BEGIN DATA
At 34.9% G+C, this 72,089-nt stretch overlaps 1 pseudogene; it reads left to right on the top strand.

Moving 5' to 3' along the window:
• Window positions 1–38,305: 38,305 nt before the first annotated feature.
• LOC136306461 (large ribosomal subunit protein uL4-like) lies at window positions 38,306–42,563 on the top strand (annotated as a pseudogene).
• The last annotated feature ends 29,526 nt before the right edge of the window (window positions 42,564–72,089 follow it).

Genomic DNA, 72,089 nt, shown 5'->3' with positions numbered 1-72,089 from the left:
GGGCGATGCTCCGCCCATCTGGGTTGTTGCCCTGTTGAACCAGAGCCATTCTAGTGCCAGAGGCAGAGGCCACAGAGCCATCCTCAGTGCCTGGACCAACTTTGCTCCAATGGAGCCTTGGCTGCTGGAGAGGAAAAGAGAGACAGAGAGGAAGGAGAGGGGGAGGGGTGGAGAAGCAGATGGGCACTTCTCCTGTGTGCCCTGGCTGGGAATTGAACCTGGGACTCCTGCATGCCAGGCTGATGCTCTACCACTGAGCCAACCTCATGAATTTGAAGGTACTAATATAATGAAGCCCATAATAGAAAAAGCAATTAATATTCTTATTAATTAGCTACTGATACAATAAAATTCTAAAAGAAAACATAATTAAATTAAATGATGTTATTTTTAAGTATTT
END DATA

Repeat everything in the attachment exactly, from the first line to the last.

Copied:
At 34.9% G+C, this 72,089-nt stretch overlaps 1 pseudogene; it reads left to right on the top strand.

Moving 5' to 3' along the window:
• Window positions 1–38,305: 38,305 nt before the first annotated feature.
• LOC136306461 (large ribosomal subunit protein uL4-like) lies at window positions 38,306–42,563 on the top strand (annotated as a pseudogene).
• The last annotated feature ends 29,526 nt before the right edge of the window (window positions 42,564–72,089 follow it).

Genomic DNA, 72,089 nt, shown 5'->3' with positions numbered 1-72,089 from the left:
GGGCGATGCTCCGCCCATCTGGGTTGTTGCCCTGTTGAACCAGAGCCATTCTAGTGCCAGAGGCAGAGGCCACAGAGCCATCCTCAGTGCCTGGACCAACTTTGCTCCAATGGAGCCTTGGCTGCTGGAGAGGAAAAGAGAGACAGAGAGGAAGGAGAGGGGGAGGGGTGGAGAAGCAGATGGGCACTTCTCCTGTGTGCCCTGGCTGGGAATTGAACCTGGGACTCCTGCATGCCAGGCTGATGCTCTACCACTGAGCCAACCTCATGAATTTGAAGGTACTAATATAATGAAGCCCATAATAGAAAAAGCAATTAATATTCTTATTAATTAGCTACTGATACAATAAAATTCTAAAAGAAAACATAATTAAATTAAATGATGTTATTTTTAAGTATTT